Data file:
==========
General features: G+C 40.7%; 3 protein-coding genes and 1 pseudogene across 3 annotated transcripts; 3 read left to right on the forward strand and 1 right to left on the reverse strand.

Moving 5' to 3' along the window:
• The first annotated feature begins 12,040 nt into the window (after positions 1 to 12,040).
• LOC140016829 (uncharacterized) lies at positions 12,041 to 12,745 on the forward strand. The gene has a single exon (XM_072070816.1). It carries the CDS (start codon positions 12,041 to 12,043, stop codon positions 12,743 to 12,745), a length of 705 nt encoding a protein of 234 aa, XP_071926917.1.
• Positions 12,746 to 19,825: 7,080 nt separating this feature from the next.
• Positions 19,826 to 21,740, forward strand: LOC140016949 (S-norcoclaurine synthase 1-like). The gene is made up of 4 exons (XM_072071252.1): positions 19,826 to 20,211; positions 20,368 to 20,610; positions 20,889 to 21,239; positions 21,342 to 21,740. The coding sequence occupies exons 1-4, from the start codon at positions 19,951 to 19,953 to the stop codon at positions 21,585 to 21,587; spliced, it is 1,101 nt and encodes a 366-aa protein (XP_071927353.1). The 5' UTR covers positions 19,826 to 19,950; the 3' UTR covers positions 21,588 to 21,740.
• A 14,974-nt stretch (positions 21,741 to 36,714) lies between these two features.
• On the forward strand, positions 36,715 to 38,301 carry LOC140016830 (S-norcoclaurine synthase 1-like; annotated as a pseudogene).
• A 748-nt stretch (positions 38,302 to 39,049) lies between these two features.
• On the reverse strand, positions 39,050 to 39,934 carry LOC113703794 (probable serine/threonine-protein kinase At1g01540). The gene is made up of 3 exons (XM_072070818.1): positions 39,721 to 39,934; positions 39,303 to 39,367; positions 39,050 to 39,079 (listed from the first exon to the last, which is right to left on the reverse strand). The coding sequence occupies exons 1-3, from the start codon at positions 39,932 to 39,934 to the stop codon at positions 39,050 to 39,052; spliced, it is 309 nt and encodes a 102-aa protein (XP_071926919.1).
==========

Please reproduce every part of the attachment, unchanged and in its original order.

General features: G+C 40.7%; 3 protein-coding genes and 1 pseudogene across 3 annotated transcripts; 3 read left to right on the forward strand and 1 right to left on the reverse strand.

Moving 5' to 3' along the window:
• The first annotated feature begins 12,040 nt into the window (after positions 1 to 12,040).
• LOC140016829 (uncharacterized) lies at positions 12,041 to 12,745 on the forward strand. The gene has a single exon (XM_072070816.1). It carries the CDS (start codon positions 12,041 to 12,043, stop codon positions 12,743 to 12,745), a length of 705 nt encoding a protein of 234 aa, XP_071926917.1.
• Positions 12,746 to 19,825: 7,080 nt separating this feature from the next.
• Positions 19,826 to 21,740, forward strand: LOC140016949 (S-norcoclaurine synthase 1-like). The gene is made up of 4 exons (XM_072071252.1): positions 19,826 to 20,211; positions 20,368 to 20,610; positions 20,889 to 21,239; positions 21,342 to 21,740. The coding sequence occupies exons 1-4, from the start codon at positions 19,951 to 19,953 to the stop codon at positions 21,585 to 21,587; spliced, it is 1,101 nt and encodes a 366-aa protein (XP_071927353.1). The 5' UTR covers positions 19,826 to 19,950; the 3' UTR covers positions 21,588 to 21,740.
• A 14,974-nt stretch (positions 21,741 to 36,714) lies between these two features.
• On the forward strand, positions 36,715 to 38,301 carry LOC140016830 (S-norcoclaurine synthase 1-like; annotated as a pseudogene).
• A 748-nt stretch (positions 38,302 to 39,049) lies between these two features.
• On the reverse strand, positions 39,050 to 39,934 carry LOC113703794 (probable serine/threonine-protein kinase At1g01540). The gene is made up of 3 exons (XM_072070818.1): positions 39,721 to 39,934; positions 39,303 to 39,367; positions 39,050 to 39,079 (listed from the first exon to the last, which is right to left on the reverse strand). The coding sequence occupies exons 1-3, from the start codon at positions 39,932 to 39,934 to the stop codon at positions 39,050 to 39,052; spliced, it is 309 nt and encodes a 102-aa protein (XP_071926919.1).